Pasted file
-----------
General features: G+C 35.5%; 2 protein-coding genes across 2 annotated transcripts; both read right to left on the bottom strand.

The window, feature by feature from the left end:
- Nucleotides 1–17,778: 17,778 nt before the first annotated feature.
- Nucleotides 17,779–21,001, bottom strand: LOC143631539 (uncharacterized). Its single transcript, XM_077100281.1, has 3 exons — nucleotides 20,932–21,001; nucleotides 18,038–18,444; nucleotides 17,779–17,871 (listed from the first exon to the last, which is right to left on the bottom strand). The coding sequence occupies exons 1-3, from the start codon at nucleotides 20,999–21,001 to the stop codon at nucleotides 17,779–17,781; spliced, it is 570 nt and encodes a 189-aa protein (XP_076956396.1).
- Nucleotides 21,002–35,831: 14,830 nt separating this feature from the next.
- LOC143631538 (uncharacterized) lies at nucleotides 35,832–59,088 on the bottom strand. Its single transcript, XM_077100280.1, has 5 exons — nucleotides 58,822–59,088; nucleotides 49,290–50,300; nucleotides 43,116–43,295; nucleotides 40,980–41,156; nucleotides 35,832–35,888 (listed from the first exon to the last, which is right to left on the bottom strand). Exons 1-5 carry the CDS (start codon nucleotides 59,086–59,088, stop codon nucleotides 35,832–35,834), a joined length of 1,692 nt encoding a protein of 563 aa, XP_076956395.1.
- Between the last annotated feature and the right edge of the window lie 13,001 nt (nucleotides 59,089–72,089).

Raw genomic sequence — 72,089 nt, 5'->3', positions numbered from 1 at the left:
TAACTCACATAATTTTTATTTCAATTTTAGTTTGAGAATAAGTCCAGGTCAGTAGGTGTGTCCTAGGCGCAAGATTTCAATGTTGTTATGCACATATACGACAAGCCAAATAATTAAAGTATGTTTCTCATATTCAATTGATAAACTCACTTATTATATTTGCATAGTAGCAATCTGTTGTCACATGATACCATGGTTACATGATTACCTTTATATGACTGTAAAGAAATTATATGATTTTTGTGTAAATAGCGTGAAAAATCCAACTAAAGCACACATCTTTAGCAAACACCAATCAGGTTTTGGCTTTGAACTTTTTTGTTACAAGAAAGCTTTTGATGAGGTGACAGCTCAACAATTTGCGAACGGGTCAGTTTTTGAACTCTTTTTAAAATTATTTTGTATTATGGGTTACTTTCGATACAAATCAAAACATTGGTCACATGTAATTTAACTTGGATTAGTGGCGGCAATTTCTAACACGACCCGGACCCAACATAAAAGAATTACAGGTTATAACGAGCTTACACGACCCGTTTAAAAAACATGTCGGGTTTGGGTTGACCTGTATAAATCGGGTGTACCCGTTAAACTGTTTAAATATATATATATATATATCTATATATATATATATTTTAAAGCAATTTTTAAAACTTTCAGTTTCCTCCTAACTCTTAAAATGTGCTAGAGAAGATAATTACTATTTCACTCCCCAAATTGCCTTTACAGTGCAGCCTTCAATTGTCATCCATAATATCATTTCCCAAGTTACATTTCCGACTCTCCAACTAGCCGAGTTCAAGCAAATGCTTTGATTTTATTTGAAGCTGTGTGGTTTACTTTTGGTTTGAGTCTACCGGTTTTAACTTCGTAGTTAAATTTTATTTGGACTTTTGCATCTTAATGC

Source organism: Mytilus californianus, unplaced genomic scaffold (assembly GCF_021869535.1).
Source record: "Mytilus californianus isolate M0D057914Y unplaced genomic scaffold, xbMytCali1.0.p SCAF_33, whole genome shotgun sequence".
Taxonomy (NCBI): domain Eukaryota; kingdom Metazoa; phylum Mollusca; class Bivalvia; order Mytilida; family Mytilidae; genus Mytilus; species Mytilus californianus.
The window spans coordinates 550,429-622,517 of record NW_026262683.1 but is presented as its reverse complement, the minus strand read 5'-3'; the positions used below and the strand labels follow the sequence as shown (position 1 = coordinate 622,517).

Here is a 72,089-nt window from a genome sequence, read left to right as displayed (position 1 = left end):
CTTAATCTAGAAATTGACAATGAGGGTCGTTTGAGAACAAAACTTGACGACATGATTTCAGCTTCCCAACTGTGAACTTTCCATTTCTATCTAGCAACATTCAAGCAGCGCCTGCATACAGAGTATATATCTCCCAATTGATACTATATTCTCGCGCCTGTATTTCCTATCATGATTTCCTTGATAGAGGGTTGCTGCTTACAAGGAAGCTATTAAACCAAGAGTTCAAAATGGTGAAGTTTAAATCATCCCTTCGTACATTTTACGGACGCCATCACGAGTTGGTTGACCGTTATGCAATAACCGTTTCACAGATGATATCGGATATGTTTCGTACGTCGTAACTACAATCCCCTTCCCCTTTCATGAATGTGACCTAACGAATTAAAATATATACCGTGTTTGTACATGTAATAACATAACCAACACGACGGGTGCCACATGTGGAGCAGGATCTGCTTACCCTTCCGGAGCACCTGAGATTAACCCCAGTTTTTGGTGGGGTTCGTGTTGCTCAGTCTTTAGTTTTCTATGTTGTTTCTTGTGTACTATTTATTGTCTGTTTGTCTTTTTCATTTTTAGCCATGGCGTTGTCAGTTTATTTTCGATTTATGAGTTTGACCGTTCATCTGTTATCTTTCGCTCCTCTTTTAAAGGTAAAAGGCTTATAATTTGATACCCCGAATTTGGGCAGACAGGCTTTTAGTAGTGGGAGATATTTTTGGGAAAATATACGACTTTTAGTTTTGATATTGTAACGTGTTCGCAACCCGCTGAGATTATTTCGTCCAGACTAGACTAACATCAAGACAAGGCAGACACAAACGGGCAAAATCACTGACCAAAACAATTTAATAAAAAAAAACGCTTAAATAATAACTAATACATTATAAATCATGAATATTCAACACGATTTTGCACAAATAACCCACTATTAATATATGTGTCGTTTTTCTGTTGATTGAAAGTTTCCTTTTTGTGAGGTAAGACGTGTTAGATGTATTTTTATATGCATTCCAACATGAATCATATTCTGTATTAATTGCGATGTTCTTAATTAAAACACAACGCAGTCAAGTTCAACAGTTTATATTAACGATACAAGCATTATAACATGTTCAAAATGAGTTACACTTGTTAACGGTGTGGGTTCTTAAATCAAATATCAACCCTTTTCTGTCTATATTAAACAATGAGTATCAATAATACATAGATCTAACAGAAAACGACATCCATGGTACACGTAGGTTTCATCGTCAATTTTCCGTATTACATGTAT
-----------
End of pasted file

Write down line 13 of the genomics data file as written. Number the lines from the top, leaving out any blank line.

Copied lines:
The window spans coordinates 550,429-622,517 of record NW_026262683.1 but is presented as its reverse complement, the minus strand read 5'-3'; the positions used below and the strand labels follow the sequence as shown (position 1 = coordinate 622,517).